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Over 60s missing out on £1bn of retirement savings

Joanna Faith
Written By:
Joanna Faith

Older savers are throwing away £1.75bn in pension savings by choosing not to contribute to a workplace pension, research reveals.

Royal London looked at its own customer data and found automatic enrolment opt out rates remain below 10 per cent across all age groups but rise significantly to 23 per cent for the over-60s.

Analysis by the insurer found that someone aged 60 on the average wage who was auto-enrolled into a pension scheme and made the minimum 8 per cent contribution would have a retirement pot of just under £14,000 by the time they reach age 65.

As pension contributions are made up of both employer and employee contributions as well as tax relief from the government, a saver would only need to contribute just over £6,600 of their own money to achieve this outcome.

This means that by opting out of their pension each person could be missing out on up to £7,000 each.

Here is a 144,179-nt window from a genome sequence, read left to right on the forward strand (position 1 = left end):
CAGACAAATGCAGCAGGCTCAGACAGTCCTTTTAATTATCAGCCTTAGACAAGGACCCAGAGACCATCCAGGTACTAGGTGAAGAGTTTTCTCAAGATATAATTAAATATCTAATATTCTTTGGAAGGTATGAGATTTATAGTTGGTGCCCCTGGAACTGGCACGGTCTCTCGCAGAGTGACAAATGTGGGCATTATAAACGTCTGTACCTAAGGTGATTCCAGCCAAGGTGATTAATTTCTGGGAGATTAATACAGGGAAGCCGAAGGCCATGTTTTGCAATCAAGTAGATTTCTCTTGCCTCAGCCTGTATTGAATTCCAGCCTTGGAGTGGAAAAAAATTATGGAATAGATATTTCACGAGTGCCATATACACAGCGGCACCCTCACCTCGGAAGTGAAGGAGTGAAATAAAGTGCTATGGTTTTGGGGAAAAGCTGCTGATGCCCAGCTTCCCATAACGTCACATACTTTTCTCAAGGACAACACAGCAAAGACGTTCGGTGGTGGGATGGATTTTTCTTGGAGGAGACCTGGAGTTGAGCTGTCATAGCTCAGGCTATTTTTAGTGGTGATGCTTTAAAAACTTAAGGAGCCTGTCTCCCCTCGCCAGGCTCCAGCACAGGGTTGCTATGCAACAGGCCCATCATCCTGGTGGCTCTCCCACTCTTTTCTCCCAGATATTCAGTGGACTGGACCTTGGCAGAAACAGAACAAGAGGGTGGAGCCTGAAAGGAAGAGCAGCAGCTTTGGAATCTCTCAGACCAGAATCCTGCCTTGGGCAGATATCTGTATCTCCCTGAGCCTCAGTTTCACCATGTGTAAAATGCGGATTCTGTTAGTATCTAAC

According to Labour Force Survey data there are approximately 1.1m people aged 60 or over who are in full time employment which means more than 250,000 people could be affected.

If each of these stands to lose up to £7,000 then collectively this group could be missing out on as much as £1.75bn in retirement savings by opting out.

Helen Morrissey, pension specialist at Royal London, said: “It is understandable that someone at the age of 60 might think it is too late to save enough to make a difference to their retirement income but they are wrong.

“Our figures show older workers are throwing away thousands of pounds of retirement income by opting out of their scheme. We would urge anyone thinking of opting out of their auto-enrolment scheme to think twice before doing so.”